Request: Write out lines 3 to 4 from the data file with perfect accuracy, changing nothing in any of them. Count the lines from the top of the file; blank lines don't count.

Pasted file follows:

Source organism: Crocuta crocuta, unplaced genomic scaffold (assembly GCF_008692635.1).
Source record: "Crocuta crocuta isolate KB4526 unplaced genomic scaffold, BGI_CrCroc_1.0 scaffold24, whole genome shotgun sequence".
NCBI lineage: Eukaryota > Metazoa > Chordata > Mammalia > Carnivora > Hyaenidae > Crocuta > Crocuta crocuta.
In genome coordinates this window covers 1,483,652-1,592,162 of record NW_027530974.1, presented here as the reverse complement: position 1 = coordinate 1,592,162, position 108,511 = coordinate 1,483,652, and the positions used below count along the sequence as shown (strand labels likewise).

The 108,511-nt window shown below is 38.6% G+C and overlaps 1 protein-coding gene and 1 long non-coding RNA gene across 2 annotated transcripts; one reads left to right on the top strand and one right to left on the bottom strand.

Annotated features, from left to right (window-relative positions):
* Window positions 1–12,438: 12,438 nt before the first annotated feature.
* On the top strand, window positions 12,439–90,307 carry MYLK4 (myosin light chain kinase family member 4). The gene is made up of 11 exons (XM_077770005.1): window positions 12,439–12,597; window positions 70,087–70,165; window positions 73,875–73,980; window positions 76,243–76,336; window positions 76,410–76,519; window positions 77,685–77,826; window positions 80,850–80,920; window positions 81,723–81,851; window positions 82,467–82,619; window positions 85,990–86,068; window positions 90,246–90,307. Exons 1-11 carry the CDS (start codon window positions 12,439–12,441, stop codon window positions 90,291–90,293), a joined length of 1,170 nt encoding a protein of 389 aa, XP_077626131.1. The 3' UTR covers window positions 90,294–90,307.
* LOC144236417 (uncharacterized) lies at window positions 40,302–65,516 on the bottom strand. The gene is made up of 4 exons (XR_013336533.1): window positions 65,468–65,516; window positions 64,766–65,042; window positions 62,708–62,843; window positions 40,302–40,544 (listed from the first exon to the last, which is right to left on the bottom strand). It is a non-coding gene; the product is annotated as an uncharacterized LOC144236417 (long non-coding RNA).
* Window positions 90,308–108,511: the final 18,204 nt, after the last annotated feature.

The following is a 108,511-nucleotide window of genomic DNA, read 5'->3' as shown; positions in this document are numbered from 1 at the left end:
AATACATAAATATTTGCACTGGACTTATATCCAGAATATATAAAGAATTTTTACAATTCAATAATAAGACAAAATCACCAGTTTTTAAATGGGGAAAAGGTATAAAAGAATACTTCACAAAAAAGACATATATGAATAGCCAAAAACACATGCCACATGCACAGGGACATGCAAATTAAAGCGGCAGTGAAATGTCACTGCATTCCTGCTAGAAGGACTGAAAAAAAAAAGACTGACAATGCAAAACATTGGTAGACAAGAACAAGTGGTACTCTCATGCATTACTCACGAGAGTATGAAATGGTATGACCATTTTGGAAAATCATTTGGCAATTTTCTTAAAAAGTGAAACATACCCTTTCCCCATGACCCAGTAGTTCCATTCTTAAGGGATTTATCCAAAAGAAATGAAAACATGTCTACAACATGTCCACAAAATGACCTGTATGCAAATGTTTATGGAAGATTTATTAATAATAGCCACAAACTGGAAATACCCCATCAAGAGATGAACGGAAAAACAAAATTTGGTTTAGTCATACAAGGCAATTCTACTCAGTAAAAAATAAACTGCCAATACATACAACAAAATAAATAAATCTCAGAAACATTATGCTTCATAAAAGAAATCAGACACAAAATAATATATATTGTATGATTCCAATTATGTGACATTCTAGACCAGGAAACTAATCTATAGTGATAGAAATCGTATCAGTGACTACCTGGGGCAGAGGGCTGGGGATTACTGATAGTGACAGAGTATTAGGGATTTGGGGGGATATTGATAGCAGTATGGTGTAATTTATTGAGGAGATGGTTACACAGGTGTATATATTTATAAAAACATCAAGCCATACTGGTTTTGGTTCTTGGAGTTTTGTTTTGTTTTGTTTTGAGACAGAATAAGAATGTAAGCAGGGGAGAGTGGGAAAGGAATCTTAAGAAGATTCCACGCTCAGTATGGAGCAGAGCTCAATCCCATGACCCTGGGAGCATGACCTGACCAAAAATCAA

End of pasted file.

NCBI lineage: Eukaryota > Metazoa > Chordata > Mammalia > Carnivora > Hyaenidae > Crocuta > Crocuta crocuta.
In genome coordinates this window covers 1,483,652-1,592,162 of record NW_027530974.1, presented here as the reverse complement: position 1 = coordinate 1,592,162, position 108,511 = coordinate 1,483,652, and the positions used below count along the sequence as shown (strand labels likewise).